BE has its issues, but it has a lot of good points as well. To return to the intent of the original post, I think it there are some things that it is particularly useful to learn from it.
Problem: The end game is pretty awful. Specifically, I build the Mind Flower or whatever the Harmony end-game building is which take twenty-something turns, and then I am told it will be 39 turns until I win. The AI does not proceed to get any more aggressive, and my military is too dominant for it to matter anyway. This means I have won already, but the game is making me hit end turn 39 more times before the game actually ends. This was probably the most boring sequence I've encountered in a 4x game. Oh, and there isn't even a cut scene at the end.
Lesson: All win conditions should be fun and the once victory is assured, the game should end quickly. Any win condition that ends with hitting the turn button over and over again should be redesigned. Also, I know it seems silly, but a cinematic for a win goes a long way toward creating a sense of accomplishment at the end.
Problem: Bad AI. I am not a particularly skilled 4x player, and am usually not too critical of AI, but the BE AI does some glaringly stupid things. I would go to war with a civ across the world and we would never get our troops close to each other's territory, then he would send me a peace proposal offering once of his cities.
Lesson: Not too worried about this one for GC3, if GC2 had any specific strength relative to other 4xs it was its AI, and I trust that GC3 will be the same.
Problem: Health. There may be some who disagree with me, but health in BE and its Civ 5 equivalent happiness drive me up a wall. In theory, this is a mechanic designed to slow/stop city spam and steamrolling. In practice, what it does is punish the player for active, aggressive game-play. Essentially you are punished for fun.
Lesson: Don't punish active game-play. There is nothing in GC3 so far that resembles this mechanic, but the lesson should be kept in mind more broadly. Think about how your mechanics encourage players to play, and make sure that that play-style is fun and engaging.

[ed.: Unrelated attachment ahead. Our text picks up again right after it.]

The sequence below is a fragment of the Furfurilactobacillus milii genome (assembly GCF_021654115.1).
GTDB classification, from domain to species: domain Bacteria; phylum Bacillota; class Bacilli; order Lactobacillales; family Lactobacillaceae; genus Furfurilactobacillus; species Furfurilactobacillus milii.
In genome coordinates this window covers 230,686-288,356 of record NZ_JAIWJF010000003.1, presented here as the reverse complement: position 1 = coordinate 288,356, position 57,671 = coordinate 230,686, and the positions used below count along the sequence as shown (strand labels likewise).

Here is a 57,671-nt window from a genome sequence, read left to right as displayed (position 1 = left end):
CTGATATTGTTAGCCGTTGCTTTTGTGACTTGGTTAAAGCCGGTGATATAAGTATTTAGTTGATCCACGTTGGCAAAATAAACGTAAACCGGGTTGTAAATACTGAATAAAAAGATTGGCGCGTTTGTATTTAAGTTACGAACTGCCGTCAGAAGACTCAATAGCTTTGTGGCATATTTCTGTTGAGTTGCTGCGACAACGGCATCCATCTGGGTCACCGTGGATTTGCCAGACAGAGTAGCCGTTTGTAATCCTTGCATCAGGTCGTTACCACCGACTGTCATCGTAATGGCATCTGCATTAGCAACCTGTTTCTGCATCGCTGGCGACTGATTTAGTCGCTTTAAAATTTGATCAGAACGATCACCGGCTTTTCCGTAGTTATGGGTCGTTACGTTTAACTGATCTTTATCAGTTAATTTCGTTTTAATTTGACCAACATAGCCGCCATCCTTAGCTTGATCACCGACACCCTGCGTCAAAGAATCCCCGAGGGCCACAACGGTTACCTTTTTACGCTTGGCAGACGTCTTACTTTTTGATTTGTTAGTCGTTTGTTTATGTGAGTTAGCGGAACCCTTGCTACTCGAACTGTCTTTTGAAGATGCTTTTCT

I think it is also useful to look at what BE does well.
Positive: I think the thing that the greatest strength of the game is how its various systems interact. Tech, ideology, and virtues all interact in meaningful and interesting ways. The tech web is interesting, and I think more engaging than a traditional tree, although it can also be very confusing at times. I really like the way virtues work, with the x and y axis bonuses. I also like how tech gives you different kinds of units, while ideology gives you stronger units. That kind of interdependence of systems is strategy gold. Ideology also interacts with resources in a way that is interesting, but I don't always like. It's cool that your over-all strategy is that tied to the terrain, but it can be frustrating as well. I want to play a supremacy game, but in 5 games have never started anywhere close to Firaxite and its a little frustrating to be making the big ideological decisions based on the luck of map generation.
Lesson: The biggest take-away for GC3 specifically is for their ideology I think. The more integrated it can be with the other game systems the better. It should change the way you play, not just be a list of bonuses.